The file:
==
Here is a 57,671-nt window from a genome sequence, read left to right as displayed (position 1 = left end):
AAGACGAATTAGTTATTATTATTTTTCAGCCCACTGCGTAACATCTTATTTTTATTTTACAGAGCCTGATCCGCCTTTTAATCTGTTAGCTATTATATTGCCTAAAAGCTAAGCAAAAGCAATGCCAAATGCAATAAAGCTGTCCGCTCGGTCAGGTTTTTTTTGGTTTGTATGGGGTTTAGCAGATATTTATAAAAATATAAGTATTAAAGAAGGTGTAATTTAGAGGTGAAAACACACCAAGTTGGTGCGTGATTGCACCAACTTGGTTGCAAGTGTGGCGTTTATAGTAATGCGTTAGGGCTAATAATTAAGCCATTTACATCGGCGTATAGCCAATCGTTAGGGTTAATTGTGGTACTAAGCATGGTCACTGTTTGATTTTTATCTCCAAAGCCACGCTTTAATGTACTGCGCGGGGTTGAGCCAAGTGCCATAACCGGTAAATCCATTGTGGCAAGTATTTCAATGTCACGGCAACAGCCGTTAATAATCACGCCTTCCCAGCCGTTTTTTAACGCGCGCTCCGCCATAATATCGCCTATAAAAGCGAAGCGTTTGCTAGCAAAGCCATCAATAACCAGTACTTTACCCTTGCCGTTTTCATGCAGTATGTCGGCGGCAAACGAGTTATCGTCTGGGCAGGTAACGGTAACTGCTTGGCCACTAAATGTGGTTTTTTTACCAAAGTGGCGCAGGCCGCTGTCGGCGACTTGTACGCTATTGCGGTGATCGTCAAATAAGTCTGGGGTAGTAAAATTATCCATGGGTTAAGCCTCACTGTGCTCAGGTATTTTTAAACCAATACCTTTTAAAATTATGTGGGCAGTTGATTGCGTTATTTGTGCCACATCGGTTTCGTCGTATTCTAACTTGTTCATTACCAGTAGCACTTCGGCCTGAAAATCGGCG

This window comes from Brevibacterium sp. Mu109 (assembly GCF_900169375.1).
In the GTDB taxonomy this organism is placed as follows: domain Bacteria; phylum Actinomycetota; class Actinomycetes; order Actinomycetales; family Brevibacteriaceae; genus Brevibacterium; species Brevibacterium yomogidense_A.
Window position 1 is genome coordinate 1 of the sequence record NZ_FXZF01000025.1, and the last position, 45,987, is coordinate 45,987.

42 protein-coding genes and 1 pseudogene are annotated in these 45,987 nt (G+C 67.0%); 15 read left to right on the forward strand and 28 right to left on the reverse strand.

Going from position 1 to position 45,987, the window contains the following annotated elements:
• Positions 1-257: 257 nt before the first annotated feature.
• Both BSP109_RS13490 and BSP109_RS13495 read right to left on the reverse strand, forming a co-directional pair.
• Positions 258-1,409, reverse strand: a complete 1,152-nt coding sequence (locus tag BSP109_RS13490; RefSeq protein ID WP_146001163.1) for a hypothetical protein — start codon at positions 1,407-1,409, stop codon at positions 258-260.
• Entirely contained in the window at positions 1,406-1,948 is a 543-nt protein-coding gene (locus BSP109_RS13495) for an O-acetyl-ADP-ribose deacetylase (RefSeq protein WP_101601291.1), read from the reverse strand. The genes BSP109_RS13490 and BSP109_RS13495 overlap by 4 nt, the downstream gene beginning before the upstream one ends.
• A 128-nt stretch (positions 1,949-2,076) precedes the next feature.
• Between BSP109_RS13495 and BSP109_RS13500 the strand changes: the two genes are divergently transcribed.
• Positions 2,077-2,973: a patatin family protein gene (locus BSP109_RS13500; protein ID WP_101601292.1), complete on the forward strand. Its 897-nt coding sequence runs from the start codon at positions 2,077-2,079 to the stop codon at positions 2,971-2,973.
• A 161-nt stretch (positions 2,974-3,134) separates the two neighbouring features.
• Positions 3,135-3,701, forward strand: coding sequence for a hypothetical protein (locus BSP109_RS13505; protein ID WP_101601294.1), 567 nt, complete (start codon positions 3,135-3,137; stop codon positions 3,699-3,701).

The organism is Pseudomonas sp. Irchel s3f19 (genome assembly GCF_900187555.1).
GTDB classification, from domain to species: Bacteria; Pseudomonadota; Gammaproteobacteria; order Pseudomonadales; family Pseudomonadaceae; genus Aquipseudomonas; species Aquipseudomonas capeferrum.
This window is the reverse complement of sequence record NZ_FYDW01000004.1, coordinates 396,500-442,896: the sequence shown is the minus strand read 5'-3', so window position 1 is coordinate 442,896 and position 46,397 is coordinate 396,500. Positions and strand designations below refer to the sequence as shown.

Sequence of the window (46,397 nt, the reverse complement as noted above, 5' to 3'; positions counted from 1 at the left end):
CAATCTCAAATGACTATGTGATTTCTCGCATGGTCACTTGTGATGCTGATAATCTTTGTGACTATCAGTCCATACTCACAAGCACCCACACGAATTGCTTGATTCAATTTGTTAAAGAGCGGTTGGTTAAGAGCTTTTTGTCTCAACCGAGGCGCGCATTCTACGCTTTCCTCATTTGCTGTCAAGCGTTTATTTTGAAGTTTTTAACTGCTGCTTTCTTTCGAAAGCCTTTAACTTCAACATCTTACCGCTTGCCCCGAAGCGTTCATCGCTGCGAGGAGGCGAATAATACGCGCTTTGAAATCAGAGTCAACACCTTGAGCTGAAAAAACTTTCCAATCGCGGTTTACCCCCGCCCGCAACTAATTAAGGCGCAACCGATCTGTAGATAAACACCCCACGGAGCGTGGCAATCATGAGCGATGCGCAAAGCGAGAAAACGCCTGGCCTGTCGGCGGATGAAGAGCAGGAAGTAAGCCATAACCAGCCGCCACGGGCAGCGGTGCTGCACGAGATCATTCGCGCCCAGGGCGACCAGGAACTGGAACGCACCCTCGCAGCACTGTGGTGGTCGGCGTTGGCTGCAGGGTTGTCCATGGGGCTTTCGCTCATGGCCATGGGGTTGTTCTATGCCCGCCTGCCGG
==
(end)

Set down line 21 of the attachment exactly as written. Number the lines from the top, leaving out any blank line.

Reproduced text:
CAATCTCAAATGACTATGTGATTTCTCGCATGGTCACTTGTGATGCTGATAATCTTTGTGACTATCAGTCCATACTCACAAGCACCCACACGAATTGCTTGATTCAATTTGTTAAAGAGCGGTTGGTTAAGAGCTTTTTGTCTCAACCGAGGCGCGCATTCTACGCTTTCCTCATTTGCTGTCAAGCGTTTATTTTGAAGTTTTTAACTGCTGCTTTCTTTCGAAAGCCTTTAACTTCAACATCTTACCGCTTGCCCCGAAGCGTTCATCGCTGCGAGGAGGCGAATAATACGCGCTTTGAAATCAGAGTCAACACCTTGAGCTGAAAAAACTTTCCAATCGCGGTTTACCCCCGCCCGCAACTAATTAAGGCGCAACCGATCTGTAGATAAACACCCCACGGAGCGTGGCAATCATGAGCGATGCGCAAAGCGAGAAAACGCCTGGCCTGTCGGCGGATGAAGAGCAGGAAGTAAGCCATAACCAGCCGCCACGGGCAGCGGTGCTGCACGAGATCATTCGCGCCCAGGGCGACCAGGAACTGGAACGCACCCTCGCAGCACTGTGGTGGTCGGCGTTGGCTGCAGGGTTGTCCATGGGGCTTTCGCTCATGGCCATGGGGTTGTTCTATGCCCGCCTGCCGG